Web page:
Obviously, the type of ambient solar wind (either fast or slow) is closely connected with the structure and topology of the Sun's magnetic field. On open field lines the coronal plasma cannot be confined but is free to expand, cools off and transforms into the solar wind. In contrast on closed field lines, coming in the shape of multi-scale loops as shown in Fig. 3 after Wiegelmann and Solanki (2004) in the left frame, the plasma can be magnetically confined, apparently heating up and then cooling by strong emission of ultraviolet light (as shown in the right frame) yet without solar wind particle emission. Thus the coronal magnetic structure determines on a large scale (fraction of a solar radius or tens of degrees as seen from the Sun's center) the spatial distribution of the solar wind plasma streams emanating from the Sun. For a more detailed discussion on the association of coronal holes with the high-speed solar wind see the review by Cranmer (2002). A modern review of coronal magnetic field models was written by Wiegelmann et al. (2017).
The solar corona is commonly referred to as being at a temperature of 1 MK. This statement needs to be better specified if we consider the multi-species nature of the coronal plasma. In addition to the major species protons and electrons, we have a varying amount of alpha particles (with typically 5 % in fractional number density in the solar wind) and all kinds of heavy ions coming in different ionization stages, in particular iron ions that dominate the coronal ultraviolet emission. All these particles are not in thermal equilibrium with each other, and therefore there is nothing like the coronal temperature. Wilhelm (2012) has reviewed the coronal-hole temperature observations. The electrons seem to be the coolest component, hardly reaching 1 MK. In contrast, the heavy ions tend to have higher temperatures than the protons in proportion to their masses, so that all ions in coronal holes and the associated high-speed streams are found to have about the same thermal speed, (Ti is the ion temperature and mi its mass, and kB is the Boltzmann constant). There is still no agreement on the physical reason for this kinetic behavior, yet a wave origin appears most likely. An up-to-date discussion of this issue and a review of the ample observational evidence obtained by in situ and remote-optical measurements are contained in the recent article by Cranmer et al. (2017), reviewing the origins of the ambient solar wind and implications for space weather.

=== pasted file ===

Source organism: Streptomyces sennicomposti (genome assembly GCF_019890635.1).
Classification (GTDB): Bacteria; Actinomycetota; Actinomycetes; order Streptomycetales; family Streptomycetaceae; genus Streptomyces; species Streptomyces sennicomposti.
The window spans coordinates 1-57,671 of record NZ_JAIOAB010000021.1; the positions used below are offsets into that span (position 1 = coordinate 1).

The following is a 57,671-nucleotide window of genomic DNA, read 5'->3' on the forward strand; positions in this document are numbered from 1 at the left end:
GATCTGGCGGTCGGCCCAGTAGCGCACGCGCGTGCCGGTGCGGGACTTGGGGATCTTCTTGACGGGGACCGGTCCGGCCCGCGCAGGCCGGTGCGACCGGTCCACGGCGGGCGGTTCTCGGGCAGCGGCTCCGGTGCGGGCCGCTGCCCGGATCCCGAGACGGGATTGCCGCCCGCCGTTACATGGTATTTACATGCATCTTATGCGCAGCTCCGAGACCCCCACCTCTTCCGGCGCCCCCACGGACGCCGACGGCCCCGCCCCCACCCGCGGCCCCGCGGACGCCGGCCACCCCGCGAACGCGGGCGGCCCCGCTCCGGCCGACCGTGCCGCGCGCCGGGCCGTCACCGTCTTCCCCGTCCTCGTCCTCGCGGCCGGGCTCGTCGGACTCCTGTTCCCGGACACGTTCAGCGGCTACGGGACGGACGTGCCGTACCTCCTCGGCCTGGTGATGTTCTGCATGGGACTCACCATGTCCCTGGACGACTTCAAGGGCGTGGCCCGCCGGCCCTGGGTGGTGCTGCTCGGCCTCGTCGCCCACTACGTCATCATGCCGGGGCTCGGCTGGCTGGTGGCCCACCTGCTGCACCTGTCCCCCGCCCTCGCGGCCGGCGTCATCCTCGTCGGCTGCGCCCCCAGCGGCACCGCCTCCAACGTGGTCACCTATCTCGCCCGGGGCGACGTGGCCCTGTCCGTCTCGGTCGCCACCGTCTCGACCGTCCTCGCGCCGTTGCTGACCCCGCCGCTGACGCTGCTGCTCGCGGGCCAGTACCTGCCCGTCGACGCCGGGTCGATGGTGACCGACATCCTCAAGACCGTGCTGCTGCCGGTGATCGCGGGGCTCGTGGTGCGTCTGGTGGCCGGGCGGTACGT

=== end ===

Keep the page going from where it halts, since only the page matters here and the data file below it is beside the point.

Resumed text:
2.2 Magnetic network and transition region funnels
As we have learned in the previous sections, fast solar wind streams appear to originate in coronal holes. The sources of the fast solar wind in polar coronal holes can generally be seen in the chromospheric He I 584 nm line and in the Ne VIII 770 nm line of the low corona, either as dark polar caps in radiance diagrams or as regions of predominant blue shift (Wilhelm et al., 2000). Prior to that, Hassler et al. (1999) showed that a relationship exists between the outflow velocity and the chromospheric magnetic network structure shown in Fig. 4, suggesting that the solar wind is connected to the network and emanates from localized regions along the boundaries of the network cells. The magnetic structure of the solar transition region in a polar coronal hole as observed in various ultraviolet lines that are emitted at different temperatures was analyzed by Marsch et al. (2006a).
Yet, the detailed origin of the solar wind within the network structure remained less clear. Then Tu et al. (2005) could establish that the wind seems to start flowing at about 10 km s−1 out of the low corona at heights above the photosphere between 5 and 20 Mm in the so-called magnetic funnels of the chromospheric network. This result was obtained by a correlation of the maps of Doppler velocity and radiance in spectral lines emitted by various ions with the force-free magnetic field as extrapolated from photospheric magnetograms to different altitudes. This finding is illustrated in Fig. 5, which shows the solar disk (left) together with a segment of the coronal magnetic field at the pole (top) and a further blow-up of part of that field (right), which reveals its form as an expanding coronal funnel.